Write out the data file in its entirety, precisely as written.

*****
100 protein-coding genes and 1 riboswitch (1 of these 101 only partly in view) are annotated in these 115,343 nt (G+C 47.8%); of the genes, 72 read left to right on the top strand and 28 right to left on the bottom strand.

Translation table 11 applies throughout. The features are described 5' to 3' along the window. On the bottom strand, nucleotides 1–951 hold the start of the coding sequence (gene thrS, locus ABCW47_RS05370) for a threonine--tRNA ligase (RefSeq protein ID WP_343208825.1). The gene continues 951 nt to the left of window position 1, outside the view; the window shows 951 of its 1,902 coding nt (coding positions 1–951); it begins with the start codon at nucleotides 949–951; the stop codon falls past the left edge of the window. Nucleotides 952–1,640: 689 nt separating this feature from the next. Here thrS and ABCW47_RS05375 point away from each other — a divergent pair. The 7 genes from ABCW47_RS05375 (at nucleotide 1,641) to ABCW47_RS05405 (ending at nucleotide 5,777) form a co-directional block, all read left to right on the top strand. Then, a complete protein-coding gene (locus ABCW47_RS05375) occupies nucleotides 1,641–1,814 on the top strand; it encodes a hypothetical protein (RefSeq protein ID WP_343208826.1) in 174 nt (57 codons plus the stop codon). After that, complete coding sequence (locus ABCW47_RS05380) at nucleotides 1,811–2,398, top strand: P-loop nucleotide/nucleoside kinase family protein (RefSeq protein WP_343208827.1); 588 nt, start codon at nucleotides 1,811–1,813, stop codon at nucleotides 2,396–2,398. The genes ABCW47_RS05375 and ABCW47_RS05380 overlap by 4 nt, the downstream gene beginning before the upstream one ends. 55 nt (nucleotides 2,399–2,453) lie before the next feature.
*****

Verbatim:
100 protein-coding genes and 1 riboswitch (1 of these 101 only partly in view) are annotated in these 115,343 nt (G+C 47.8%); of the genes, 72 read left to right on the top strand and 28 right to left on the bottom strand.

Translation table 11 applies throughout. The features are described 5' to 3' along the window. On the bottom strand, nucleotides 1–951 hold the start of the coding sequence (gene thrS, locus ABCW47_RS05370) for a threonine--tRNA ligase (RefSeq protein ID WP_343208825.1). The gene continues 951 nt to the left of window position 1, outside the view; the window shows 951 of its 1,902 coding nt (coding positions 1–951); it begins with the start codon at nucleotides 949–951; the stop codon falls past the left edge of the window. Nucleotides 952–1,640: 689 nt separating this feature from the next. Here thrS and ABCW47_RS05375 point away from each other — a divergent pair. The 7 genes from ABCW47_RS05375 (at nucleotide 1,641) to ABCW47_RS05405 (ending at nucleotide 5,777) form a co-directional block, all read left to right on the top strand. Then, a complete protein-coding gene (locus ABCW47_RS05375) occupies nucleotides 1,641–1,814 on the top strand; it encodes a hypothetical protein (RefSeq protein ID WP_343208826.1) in 174 nt (57 codons plus the stop codon). After that, complete coding sequence (locus ABCW47_RS05380) at nucleotides 1,811–2,398, top strand: P-loop nucleotide/nucleoside kinase family protein (RefSeq protein WP_343208827.1); 588 nt, start codon at nucleotides 1,811–1,813, stop codon at nucleotides 2,396–2,398. The genes ABCW47_RS05375 and ABCW47_RS05380 overlap by 4 nt, the downstream gene beginning before the upstream one ends. 55 nt (nucleotides 2,399–2,453) lie before the next feature.